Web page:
Fast-food chains are increasingly focusing on pricier meals with higher margins, according to Reuters.
Some, such as McDonald’s, are cutting back on value meals and dollar menus in favor of larger family-sized bundles.
Others are rolling out higher-end burgers and other dishes, such as Wendy’s “Made to Crave” menu.
Fast-food giants cut back on promotions, discounts, and cheap meals during the pandemic as demand for pizzas, burgers, and chicken soared, according to a report by Reuters.
Big chains have scaled back value meals, which typically contain a menu item with fries and a drink on the side for $5 or less, and are instead pushing larger combo meals and more expensive menu items, Reuters reported.
“Value menu items are not really profit drivers,” BTIG analyst Peter Saleh told Reuters. “They’re designed to drive traffic.”
But the trend of cutting cheaper meals, which often have thin margins, and driving customers to more profitable menu items is nothing new. Dollar menus have been disappearing in recent years, Insider’s Kate Taylor reported, and McDonald’s killed its iconic Dollar Menu in 2013.
But this has accelerated during the pandemic as ingredient costs rose and some restaurants struggled to get enough staff to make their full menus.
McDonald’s, for example, slashed some less profitable menu items during the pandemic, including its Little Mac and the Double Big Mac, chicken tenders, and salads. It’s also scaled back its cheaper $1 $2 $3 Dollar menu by slashing a third of its lineup since 2018, Reuters reported, and has been collaborating with celebrities to promote more expensive combo deals instead, including the $6 Travis Scott meal and the BTS meal, which costs around $10 dependent on location.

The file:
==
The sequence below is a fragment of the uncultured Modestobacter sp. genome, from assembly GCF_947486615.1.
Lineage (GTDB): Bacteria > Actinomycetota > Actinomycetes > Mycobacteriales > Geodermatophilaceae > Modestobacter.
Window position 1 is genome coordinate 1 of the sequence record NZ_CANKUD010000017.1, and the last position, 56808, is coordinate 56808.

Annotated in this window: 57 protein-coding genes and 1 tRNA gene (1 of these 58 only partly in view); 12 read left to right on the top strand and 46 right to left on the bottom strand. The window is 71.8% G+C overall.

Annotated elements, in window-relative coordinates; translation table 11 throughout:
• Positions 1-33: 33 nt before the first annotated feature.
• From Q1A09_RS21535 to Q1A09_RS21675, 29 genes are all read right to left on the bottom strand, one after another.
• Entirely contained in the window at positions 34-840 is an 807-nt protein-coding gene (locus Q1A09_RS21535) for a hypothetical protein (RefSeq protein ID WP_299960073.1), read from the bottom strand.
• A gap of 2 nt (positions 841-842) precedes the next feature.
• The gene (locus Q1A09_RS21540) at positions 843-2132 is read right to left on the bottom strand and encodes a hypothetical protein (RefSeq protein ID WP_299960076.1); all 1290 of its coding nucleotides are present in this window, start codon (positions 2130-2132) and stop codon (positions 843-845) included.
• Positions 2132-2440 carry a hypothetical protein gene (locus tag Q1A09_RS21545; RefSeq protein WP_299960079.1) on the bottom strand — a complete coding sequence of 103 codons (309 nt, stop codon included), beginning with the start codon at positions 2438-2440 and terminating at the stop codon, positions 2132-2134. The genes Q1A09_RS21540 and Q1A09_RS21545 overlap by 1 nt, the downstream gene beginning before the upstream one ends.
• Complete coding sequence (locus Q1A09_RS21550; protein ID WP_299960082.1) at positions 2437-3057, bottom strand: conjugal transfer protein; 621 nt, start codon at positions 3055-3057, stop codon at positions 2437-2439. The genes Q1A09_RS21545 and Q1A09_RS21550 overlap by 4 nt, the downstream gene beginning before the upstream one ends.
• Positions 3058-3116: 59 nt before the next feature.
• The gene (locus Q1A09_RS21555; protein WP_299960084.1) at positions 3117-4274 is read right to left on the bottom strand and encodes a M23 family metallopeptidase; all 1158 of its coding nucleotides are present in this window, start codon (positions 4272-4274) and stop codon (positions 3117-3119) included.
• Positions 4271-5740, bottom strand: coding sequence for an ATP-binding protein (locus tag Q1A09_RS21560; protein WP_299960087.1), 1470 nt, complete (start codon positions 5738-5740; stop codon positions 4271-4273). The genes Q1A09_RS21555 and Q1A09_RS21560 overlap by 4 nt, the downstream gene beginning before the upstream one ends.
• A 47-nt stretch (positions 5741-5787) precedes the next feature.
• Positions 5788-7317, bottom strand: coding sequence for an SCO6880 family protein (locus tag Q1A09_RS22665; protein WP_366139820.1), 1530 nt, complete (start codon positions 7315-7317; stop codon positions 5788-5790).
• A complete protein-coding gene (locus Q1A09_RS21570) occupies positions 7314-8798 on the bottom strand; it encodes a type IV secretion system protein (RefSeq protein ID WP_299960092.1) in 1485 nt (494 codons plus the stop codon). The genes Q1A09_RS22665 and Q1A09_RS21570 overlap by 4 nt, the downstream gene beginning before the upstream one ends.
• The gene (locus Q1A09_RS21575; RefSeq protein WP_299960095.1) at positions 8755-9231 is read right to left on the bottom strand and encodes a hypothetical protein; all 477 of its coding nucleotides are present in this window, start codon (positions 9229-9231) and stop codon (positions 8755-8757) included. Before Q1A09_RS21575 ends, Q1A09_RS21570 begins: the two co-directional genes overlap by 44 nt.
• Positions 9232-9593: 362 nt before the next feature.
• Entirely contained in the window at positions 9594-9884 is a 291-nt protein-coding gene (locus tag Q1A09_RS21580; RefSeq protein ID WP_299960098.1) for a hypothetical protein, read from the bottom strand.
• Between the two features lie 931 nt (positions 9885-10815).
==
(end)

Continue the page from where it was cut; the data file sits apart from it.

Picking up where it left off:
McDonald’s told Insider that it had evolved its $1 $2 $3 Dollar to give more choice to franchisees based on local market demand, and regularly reviews and changes other national deals. It added that local markets have their own value and deal programs, meaning that offers vary across the US, and said that its Famous Orders were designed to introduce its food to a new audience.
Other chains have scaled back discounts. Domino’s said at its earnings call in April that it was shunning some of its more aggressive promotions, like its Boost Week, which sells half-price pizzas online, because sales were already so strong.
And Reuters reported that KFC stopped marketing its “$5 Fill Up” meal in 2020, instead promoting family meal deals that can cost up to $30.
Wendy’s said that more customers were buying from its higher-end lineups, like the Made to Crave menu, which includes a $5.69 Bourbon Bacon Cheeseburger and a $6.19 Pretzel Bacon Pub Cheeseburger, both with single patties. Both cost more than twice as much as its pared-down Jr. Bacon Cheeseburger, and appear at the top of the list on Wendy’s online ordering website. The cheaper burgers are at the bottom.
“We’re trading folks up into our best, highest-quality food items,” CEO Todd Penegor said during the chain’s earnings call in May.
He said this was “quite healthy for the business.”
“I know everybody will be out there fighting for traffic as folks get back into more normal patterns,” Penegor said. “But we feel like we’ve got a lot of compelling value already across our menu.”
Wendy’s told Reuters that it pioneered the value menu in 1989 with its dedicated list of 99-cent items.
Brands aren’t completely scrapping their value menus, however. Taco Bell reintroduced its $5 Grande Stacker Box in late 2020, while Burger King launched a dollar menu, called the $1 Your Way menu, in late December.
Read the original article on Business Insider